As for the psychological effect, I don't really know, and I don't think anyone does to be honest. How many of the hundreds of thousands of users will buy a player because they know a fixed PA exists and it might good? Who knows. I am not convinced it mattesr because unless you cheat and use GenieScout or something, the fixed PA could be anything for all you know and that amounts to the same thing. In my view it is perfectly acceptable to have players that you can identify as "going to be good" with "how good?" being the real question. Some will and should be total busts, and I think that does happen in the game.

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Perhaps the assessment of PA, including a margin for error in scouting, should be based on the improvement in CA over the scouting period alongside comparative CA to his peers. This would also have to take some account of the quality of training and matches the player is receiving.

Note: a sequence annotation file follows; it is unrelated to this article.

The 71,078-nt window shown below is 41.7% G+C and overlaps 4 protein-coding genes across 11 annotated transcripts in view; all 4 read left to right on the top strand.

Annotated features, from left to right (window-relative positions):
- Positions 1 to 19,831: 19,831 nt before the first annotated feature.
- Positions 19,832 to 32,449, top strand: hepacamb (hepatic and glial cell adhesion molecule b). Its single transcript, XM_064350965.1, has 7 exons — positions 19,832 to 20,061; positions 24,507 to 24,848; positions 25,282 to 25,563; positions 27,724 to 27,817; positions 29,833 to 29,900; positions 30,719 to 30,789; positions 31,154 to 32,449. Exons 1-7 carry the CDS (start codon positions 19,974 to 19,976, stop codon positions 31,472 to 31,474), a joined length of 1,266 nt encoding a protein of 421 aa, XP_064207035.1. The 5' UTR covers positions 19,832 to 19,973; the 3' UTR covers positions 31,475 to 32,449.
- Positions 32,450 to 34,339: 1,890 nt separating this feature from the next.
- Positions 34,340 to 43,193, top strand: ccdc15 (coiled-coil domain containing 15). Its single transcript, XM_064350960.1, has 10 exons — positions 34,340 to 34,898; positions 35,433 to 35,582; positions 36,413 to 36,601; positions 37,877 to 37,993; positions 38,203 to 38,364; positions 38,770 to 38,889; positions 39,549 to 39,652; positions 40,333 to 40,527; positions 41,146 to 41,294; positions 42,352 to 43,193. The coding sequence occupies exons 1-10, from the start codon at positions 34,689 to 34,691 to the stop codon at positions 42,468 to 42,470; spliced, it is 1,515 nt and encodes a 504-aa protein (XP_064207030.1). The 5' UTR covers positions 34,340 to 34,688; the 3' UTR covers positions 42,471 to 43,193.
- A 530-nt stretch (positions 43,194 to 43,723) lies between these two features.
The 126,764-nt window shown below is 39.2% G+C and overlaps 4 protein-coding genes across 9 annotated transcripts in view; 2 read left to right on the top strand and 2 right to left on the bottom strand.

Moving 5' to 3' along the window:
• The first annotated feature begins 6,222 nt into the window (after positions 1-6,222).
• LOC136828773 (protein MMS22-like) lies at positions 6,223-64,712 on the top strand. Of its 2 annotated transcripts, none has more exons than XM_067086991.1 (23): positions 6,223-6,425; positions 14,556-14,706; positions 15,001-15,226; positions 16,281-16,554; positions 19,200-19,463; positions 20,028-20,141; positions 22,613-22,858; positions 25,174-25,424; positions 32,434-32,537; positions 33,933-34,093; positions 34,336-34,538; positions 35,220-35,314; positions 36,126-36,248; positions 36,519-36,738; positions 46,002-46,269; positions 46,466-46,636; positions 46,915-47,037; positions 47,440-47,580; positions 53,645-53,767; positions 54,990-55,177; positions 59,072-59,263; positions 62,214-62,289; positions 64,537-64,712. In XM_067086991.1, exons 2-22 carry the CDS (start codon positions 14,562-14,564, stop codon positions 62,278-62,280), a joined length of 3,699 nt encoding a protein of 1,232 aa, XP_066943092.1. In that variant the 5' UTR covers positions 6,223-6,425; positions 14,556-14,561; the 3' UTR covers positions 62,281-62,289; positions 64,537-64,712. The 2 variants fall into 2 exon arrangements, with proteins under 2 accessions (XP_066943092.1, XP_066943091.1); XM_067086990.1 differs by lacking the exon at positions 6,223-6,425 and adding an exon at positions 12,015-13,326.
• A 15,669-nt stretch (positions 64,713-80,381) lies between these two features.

This would encourage / necessitate longer scouting periods. It would also make it more difficult to find that 190PA star who just turned up at Stevenage and allow for the Jeffers and Adus who improve rapidly at an early age - thus appearing to be future superstars when they are merely early bloomers.

As for how to avoid crazy quoted prices, maybe that's not possible, but by introducing less certainty and also increasing accountability it might put people off making stupid bids. By accountability, the board must be tougher on transfers that don't work. If you blow 12m on a 16 year old who turns out to be a talentless clod then that should weigh heavily against you either by the board's opinion or even by taking the final transfer say away from the manager (imposing a DOF to finalise signings etc)